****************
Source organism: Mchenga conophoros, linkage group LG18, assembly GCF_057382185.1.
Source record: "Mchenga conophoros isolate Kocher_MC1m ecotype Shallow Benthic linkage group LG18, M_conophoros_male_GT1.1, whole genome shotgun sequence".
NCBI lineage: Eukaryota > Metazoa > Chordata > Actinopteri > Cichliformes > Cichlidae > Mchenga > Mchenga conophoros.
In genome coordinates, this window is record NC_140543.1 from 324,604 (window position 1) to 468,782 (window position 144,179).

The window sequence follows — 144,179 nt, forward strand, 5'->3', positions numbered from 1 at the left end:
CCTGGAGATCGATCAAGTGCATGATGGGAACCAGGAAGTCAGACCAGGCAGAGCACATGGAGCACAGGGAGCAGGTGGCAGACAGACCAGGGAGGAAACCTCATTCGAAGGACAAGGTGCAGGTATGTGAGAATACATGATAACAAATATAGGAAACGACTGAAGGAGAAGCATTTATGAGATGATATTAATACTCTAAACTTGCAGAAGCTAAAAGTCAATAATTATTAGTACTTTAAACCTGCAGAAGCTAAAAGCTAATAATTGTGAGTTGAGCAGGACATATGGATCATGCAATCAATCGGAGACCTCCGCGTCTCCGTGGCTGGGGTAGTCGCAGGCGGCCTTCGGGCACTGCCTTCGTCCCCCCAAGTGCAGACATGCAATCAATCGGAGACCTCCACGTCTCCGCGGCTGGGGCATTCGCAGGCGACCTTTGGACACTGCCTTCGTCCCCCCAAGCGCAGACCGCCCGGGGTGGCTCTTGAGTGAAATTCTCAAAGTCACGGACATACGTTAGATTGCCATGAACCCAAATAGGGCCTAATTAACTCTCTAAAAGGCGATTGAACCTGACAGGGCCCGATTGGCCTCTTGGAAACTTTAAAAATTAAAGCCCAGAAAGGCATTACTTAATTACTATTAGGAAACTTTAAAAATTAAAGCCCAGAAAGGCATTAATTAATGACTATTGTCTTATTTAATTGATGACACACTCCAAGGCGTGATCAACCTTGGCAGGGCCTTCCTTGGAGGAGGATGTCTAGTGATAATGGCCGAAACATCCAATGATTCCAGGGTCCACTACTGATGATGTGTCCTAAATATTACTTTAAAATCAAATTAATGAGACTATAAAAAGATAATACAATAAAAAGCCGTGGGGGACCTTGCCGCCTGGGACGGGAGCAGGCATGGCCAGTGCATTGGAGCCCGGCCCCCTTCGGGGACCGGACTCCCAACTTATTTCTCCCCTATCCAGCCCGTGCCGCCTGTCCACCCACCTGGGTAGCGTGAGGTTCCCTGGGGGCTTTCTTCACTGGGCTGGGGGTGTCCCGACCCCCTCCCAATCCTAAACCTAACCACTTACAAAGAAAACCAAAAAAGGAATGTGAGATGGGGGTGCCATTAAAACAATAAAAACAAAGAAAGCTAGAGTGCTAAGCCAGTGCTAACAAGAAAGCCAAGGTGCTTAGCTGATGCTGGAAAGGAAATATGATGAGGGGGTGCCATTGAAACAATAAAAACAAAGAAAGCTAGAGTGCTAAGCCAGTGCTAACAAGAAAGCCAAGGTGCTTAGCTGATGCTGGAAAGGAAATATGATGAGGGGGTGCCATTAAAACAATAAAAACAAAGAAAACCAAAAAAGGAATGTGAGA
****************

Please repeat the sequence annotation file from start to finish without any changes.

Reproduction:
Source organism: Mchenga conophoros, linkage group LG18, assembly GCF_057382185.1.
Source record: "Mchenga conophoros isolate Kocher_MC1m ecotype Shallow Benthic linkage group LG18, M_conophoros_male_GT1.1, whole genome shotgun sequence".
NCBI lineage: Eukaryota > Metazoa > Chordata > Actinopteri > Cichliformes > Cichlidae > Mchenga > Mchenga conophoros.
In genome coordinates, this window is record NC_140543.1 from 324,604 (window position 1) to 468,782 (window position 144,179).

The window sequence follows — 144,179 nt, forward strand, 5'->3', positions numbered from 1 at the left end:
CCTGGAGATCGATCAAGTGCATGATGGGAACCAGGAAGTCAGACCAGGCAGAGCACATGGAGCACAGGGAGCAGGTGGCAGACAGACCAGGGAGGAAACCTCATTCGAAGGACAAGGTGCAGGTATGTGAGAATACATGATAACAAATATAGGAAACGACTGAAGGAGAAGCATTTATGAGATGATATTAATACTCTAAACTTGCAGAAGCTAAAAGTCAATAATTATTAGTACTTTAAACCTGCAGAAGCTAAAAGCTAATAATTGTGAGTTGAGCAGGACATATGGATCATGCAATCAATCGGAGACCTCCGCGTCTCCGTGGCTGGGGTAGTCGCAGGCGGCCTTCGGGCACTGCCTTCGTCCCCCCAAGTGCAGACATGCAATCAATCGGAGACCTCCACGTCTCCGCGGCTGGGGCATTCGCAGGCGACCTTTGGACACTGCCTTCGTCCCCCCAAGCGCAGACCGCCCGGGGTGGCTCTTGAGTGAAATTCTCAAAGTCACGGACATACGTTAGATTGCCATGAACCCAAATAGGGCCTAATTAACTCTCTAAAAGGCGATTGAACCTGACAGGGCCCGATTGGCCTCTTGGAAACTTTAAAAATTAAAGCCCAGAAAGGCATTACTTAATTACTATTAGGAAACTTTAAAAATTAAAGCCCAGAAAGGCATTAATTAATGACTATTGTCTTATTTAATTGATGACACACTCCAAGGCGTGATCAACCTTGGCAGGGCCTTCCTTGGAGGAGGATGTCTAGTGATAATGGCCGAAACATCCAATGATTCCAGGGTCCACTACTGATGATGTGTCCTAAATATTACTTTAAAATCAAATTAATGAGACTATAAAAAGATAATACAATAAAAAGCCGTGGGGGACCTTGCCGCCTGGGACGGGAGCAGGCATGGCCAGTGCATTGGAGCCCGGCCCCCTTCGGGGACCGGACTCCCAACTTATTTCTCCCCTATCCAGCCCGTGCCGCCTGTCCACCCACCTGGGTAGCGTGAGGTTCCCTGGGGGCTTTCTTCACTGGGCTGGGGGTGTCCCGACCCCCTCCCAATCCTAAACCTAACCACTTACAAAGAAAACCAAAAAAGGAATGTGAGATGGGGGTGCCATTAAAACAATAAAAACAAAGAAAGCTAGAGTGCTAAGCCAGTGCTAACAAGAAAGCCAAGGTGCTTAGCTGATGCTGGAAAGGAAATATGATGAGGGGGTGCCATTGAAACAATAAAAACAAAGAAAGCTAGAGTGCTAAGCCAGTGCTAACAAGAAAGCCAAGGTGCTTAGCTGATGCTGGAAAGGAAATATGATGAGGGGGTGCCATTAAAACAATAAAAACAAAGAAAACCAAAAAAGGAATGTGAGA